My hairdresser is so cool, he even has a song written about him. And no, it’s not Morrisey’s “Hairdresser on Fire.”
The eponymous tune is called “Chris Cayton.”
The catchy song was written by Chris’ childhood friend, John, who is lead singer of the band Goldfinger, and contains lyrics about Chris’ colorful past as a skateboarding, punk rocker growing up in South Lake Tahoe.
If you check out the YouTube video in which Chris joins the band on stage at the House of Blues in Las Vegas, it’s easy to see why Chris is song-worthy.
First off, he is easy on the eyes.
That is if you can recognize him. See, Chris is the Sybil of hairstyles. Except instead of multiple personalities, he has multiple hairstyles disorder. Whenever I show up for an appointment at , I never know what to expect.
Sometimes, after he O.D.’s on the bleach, Chris looks exactly like Billy Idol; six weeks later, he’s got a scruffy, brown David Beckman-vibe going. My favorite, and the closest to Chris’ natural look, is his tousled blond surfer coif a la Owen Wilson. Come to think of it, Chris looks a lot like Owen, only with a better nose.
Miraculously Chris pulls off every style. But his good looks aren’t the reason I’ve been loyal to him ever since he gave me “The Rachel” haircut back in the '90s.
I keep going back because Chris puts up with me.
Over the years my ’dos have changed, but one thing has remained consistent: my quest for the perfect highlights. My “instruction” usually starts after Chris settles me in the chair and goes in the back to mix my color.
“Remember, Chris,” I yell after him, “blond, but not too blond. I want to look like I’ve been kissed by the sun. And no peroxide! Ugh, who wants fried-Wet Seal-Paris Hilton hair?”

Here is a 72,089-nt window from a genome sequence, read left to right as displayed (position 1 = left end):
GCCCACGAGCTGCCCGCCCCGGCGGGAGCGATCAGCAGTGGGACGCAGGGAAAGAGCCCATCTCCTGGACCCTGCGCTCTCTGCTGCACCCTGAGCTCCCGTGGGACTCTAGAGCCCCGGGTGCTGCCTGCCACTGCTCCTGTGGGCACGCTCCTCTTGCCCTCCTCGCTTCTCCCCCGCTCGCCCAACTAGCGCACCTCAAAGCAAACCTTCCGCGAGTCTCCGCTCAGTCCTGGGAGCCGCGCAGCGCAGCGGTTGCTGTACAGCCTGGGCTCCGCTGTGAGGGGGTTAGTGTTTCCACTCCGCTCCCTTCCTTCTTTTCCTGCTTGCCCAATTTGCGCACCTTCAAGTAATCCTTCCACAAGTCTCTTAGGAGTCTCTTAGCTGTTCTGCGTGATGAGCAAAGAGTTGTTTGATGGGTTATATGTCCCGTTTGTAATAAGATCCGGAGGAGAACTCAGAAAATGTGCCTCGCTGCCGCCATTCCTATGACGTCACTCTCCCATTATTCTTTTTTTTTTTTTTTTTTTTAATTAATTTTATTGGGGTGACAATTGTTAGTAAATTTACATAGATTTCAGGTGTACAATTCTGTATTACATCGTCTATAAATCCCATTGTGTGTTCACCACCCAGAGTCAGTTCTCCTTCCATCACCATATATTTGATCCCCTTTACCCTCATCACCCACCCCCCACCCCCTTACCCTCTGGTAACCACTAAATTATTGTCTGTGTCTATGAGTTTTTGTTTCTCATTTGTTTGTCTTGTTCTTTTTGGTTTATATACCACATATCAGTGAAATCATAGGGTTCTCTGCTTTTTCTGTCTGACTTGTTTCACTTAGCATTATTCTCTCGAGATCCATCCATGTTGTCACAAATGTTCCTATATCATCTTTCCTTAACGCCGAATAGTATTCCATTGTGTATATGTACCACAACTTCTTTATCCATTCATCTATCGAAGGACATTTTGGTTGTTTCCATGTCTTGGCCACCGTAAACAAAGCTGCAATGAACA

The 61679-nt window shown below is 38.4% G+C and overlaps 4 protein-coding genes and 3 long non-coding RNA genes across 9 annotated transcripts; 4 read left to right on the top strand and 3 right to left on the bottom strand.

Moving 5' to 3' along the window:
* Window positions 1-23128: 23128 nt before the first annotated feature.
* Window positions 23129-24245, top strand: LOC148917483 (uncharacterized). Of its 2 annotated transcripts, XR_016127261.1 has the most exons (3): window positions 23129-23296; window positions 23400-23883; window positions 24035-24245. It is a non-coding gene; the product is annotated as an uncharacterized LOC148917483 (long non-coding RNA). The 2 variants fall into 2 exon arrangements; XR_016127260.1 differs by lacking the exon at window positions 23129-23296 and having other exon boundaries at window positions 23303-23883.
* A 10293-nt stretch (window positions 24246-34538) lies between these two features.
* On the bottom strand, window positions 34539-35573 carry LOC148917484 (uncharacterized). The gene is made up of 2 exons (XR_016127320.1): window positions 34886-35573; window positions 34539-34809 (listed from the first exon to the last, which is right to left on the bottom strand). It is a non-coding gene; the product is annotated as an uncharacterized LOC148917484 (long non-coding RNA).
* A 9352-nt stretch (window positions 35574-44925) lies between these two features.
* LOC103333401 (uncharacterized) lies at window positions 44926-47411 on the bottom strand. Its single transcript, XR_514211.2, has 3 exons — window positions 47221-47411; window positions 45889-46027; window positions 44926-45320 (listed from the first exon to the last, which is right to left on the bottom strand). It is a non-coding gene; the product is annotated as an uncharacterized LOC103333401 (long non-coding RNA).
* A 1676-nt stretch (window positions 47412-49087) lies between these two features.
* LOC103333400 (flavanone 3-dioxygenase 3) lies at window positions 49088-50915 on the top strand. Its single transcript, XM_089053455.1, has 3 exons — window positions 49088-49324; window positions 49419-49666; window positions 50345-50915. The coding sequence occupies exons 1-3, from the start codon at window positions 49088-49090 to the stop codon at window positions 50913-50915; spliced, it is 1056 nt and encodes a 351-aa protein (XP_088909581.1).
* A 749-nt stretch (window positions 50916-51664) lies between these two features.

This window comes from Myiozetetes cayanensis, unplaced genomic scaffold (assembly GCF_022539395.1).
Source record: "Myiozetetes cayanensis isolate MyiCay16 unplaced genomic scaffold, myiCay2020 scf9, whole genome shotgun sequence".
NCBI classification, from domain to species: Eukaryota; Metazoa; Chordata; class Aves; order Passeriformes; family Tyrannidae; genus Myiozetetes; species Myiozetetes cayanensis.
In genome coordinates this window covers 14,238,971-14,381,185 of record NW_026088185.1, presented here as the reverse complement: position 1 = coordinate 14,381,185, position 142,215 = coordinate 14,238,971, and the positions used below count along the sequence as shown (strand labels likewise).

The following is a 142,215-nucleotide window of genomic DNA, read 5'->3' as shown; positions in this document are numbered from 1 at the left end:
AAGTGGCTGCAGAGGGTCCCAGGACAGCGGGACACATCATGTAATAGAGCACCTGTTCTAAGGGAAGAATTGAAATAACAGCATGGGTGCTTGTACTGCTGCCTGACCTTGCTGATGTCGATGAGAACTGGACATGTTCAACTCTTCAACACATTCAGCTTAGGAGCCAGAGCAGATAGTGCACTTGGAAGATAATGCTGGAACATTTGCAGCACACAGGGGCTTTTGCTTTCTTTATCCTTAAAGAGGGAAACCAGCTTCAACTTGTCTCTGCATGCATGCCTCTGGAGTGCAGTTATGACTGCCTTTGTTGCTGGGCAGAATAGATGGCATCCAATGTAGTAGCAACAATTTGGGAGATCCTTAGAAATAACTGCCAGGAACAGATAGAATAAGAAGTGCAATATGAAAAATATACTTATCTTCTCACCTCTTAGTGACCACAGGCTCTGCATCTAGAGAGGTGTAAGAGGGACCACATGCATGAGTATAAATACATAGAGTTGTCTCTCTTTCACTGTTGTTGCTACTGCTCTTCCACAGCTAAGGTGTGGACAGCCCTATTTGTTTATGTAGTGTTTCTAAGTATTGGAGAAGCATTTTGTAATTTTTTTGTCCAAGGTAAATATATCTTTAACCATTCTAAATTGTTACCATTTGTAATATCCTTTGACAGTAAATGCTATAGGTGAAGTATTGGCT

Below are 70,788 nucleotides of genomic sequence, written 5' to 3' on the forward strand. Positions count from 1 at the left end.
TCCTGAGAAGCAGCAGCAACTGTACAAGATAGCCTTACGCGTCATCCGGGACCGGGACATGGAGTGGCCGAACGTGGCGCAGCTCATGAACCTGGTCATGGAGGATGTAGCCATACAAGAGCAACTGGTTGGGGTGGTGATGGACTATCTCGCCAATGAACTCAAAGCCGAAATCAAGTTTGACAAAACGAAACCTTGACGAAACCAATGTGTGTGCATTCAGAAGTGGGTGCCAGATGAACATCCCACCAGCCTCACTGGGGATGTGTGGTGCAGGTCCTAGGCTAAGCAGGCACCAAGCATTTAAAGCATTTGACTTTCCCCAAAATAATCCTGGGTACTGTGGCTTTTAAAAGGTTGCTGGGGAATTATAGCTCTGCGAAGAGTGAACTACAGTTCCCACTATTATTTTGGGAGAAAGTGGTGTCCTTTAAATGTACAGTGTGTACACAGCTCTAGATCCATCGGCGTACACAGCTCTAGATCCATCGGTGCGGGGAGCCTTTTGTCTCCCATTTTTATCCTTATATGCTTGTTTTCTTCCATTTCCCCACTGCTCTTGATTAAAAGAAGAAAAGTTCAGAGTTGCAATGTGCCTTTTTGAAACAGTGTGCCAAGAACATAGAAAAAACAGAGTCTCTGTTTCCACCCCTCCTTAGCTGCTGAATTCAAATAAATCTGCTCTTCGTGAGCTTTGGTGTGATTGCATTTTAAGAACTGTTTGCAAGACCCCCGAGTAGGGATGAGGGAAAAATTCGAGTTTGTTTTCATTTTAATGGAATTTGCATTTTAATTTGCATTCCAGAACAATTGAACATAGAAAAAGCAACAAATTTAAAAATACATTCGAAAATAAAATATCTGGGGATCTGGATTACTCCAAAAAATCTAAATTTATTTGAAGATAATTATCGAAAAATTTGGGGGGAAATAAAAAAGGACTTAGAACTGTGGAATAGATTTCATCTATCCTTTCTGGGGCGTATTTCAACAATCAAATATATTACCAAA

He brushes on the color; my micromanaging continues. “Closer to my scalp, please,” I admonish. “Otherwise the highlights will grow back in two weeks. And please, not too chunky. I don’t want to look like Debbie Harry of Blondie. Focus, Chris. Are you with me?”
Once I asked Chris if I was his most high-maintenance client ever. “Top three,” he deadpanned.
I don’t feel too bad. Chris gets his money’s worth. He cuts our whole family’s hair. Even my 12-year-old son, Saxon’s. In this case, I use the word “cut” loosely. Saxon and Chris share the same thick butterscotchy-colored hair, and the two surfers are in cahoots. No matter how short I ask Chris to go, by the time he’s finished, there is a maybe a thimble’s worth of Saxon’s hair on the floor.
For that reason, if you see a child out on the street, small tumbleweeds of hair resting on the top of his head, fear not. My son is not homeless. He just gets his hair cut by Chris Cayton.